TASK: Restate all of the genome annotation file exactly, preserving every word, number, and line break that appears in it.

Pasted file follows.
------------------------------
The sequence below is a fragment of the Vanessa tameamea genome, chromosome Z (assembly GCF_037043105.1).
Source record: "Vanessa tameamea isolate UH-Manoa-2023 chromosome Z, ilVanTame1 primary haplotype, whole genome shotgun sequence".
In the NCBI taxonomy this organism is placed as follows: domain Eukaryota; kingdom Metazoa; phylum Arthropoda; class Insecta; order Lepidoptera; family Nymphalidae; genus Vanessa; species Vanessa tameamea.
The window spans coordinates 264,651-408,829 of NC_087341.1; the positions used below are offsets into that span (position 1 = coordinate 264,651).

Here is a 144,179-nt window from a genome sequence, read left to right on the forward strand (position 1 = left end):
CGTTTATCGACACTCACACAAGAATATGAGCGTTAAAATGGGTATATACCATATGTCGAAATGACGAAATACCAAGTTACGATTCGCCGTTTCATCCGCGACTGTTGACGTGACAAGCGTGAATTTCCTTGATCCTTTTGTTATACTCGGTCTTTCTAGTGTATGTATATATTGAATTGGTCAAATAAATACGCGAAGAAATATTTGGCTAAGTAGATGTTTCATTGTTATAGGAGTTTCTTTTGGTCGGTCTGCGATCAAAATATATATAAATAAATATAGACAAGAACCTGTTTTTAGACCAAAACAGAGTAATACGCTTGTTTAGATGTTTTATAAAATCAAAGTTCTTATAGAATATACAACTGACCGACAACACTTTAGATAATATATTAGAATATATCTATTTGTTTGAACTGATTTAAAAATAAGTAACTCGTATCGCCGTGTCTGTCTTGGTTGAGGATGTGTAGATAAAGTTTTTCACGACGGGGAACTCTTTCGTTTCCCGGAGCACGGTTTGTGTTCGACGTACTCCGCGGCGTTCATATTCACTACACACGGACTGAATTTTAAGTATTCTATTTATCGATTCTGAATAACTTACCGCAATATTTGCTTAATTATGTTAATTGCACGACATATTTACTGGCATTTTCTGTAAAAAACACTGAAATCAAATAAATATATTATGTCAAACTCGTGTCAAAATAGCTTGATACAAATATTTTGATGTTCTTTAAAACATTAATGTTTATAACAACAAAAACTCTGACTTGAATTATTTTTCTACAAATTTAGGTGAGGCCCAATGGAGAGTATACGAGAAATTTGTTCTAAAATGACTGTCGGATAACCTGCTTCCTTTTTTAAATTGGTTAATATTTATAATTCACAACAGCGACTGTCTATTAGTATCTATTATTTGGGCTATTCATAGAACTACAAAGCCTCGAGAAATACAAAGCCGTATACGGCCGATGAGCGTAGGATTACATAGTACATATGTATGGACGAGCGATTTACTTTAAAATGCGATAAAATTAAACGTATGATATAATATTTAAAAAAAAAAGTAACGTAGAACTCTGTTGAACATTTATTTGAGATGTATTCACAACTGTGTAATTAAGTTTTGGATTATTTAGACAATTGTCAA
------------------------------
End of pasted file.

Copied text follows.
The sequence below is a fragment of the Vanessa tameamea genome, chromosome Z (assembly GCF_037043105.1).
Source record: "Vanessa tameamea isolate UH-Manoa-2023 chromosome Z, ilVanTame1 primary haplotype, whole genome shotgun sequence".
In the NCBI taxonomy this organism is placed as follows: domain Eukaryota; kingdom Metazoa; phylum Arthropoda; class Insecta; order Lepidoptera; family Nymphalidae; genus Vanessa; species Vanessa tameamea.
The window spans coordinates 264,651-408,829 of NC_087341.1; the positions used below are offsets into that span (position 1 = coordinate 264,651).

Here is a 144,179-nt window from a genome sequence, read left to right on the forward strand (position 1 = left end):
CGTTTATCGACACTCACACAAGAATATGAGCGTTAAAATGGGTATATACCATATGTCGAAATGACGAAATACCAAGTTACGATTCGCCGTTTCATCCGCGACTGTTGACGTGACAAGCGTGAATTTCCTTGATCCTTTTGTTATACTCGGTCTTTCTAGTGTATGTATATATTGAATTGGTCAAATAAATACGCGAAGAAATATTTGGCTAAGTAGATGTTTCATTGTTATAGGAGTTTCTTTTGGTCGGTCTGCGATCAAAATATATATAAATAAATATAGACAAGAACCTGTTTTTAGACCAAAACAGAGTAATACGCTTGTTTAGATGTTTTATAAAATCAAAGTTCTTATAGAATATACAACTGACCGACAACACTTTAGATAATATATTAGAATATATCTATTTGTTTGAACTGATTTAAAAATAAGTAACTCGTATCGCCGTGTCTGTCTTGGTTGAGGATGTGTAGATAAAGTTTTTCACGACGGGGAACTCTTTCGTTTCCCGGAGCACGGTTTGTGTTCGACGTACTCCGCGGCGTTCATATTCACTACACACGGACTGAATTTTAAGTATTCTATTTATCGATTCTGAATAACTTACCGCAATATTTGCTTAATTATGTTAATTGCACGACATATTTACTGGCATTTTCTGTAAAAAACACTGAAATCAAATAAATATATTATGTCAAACTCGTGTCAAAATAGCTTGATACAAATATTTTGATGTTCTTTAAAACATTAATGTTTATAACAACAAAAACTCTGACTTGAATTATTTTTCTACAAATTTAGGTGAGGCCCAATGGAGAGTATACGAGAAATTTGTTCTAAAATGACTGTCGGATAACCTGCTTCCTTTTTTAAATTGGTTAATATTTATAATTCACAACAGCGACTGTCTATTAGTATCTATTATTTGGGCTATTCATAGAACTACAAAGCCTCGAGAAATACAAAGCCGTATACGGCCGATGAGCGTAGGATTACATAGTACATATGTATGGACGAGCGATTTACTTTAAAATGCGATAAAATTAAACGTATGATATAATATTTAAAAAAAAAAGTAACGTAGAACTCTGTTGAACATTTATTTGAGATGTATTCACAACTGTGTAATTAAGTTTTGGATTATTTAGACAATTGTCAA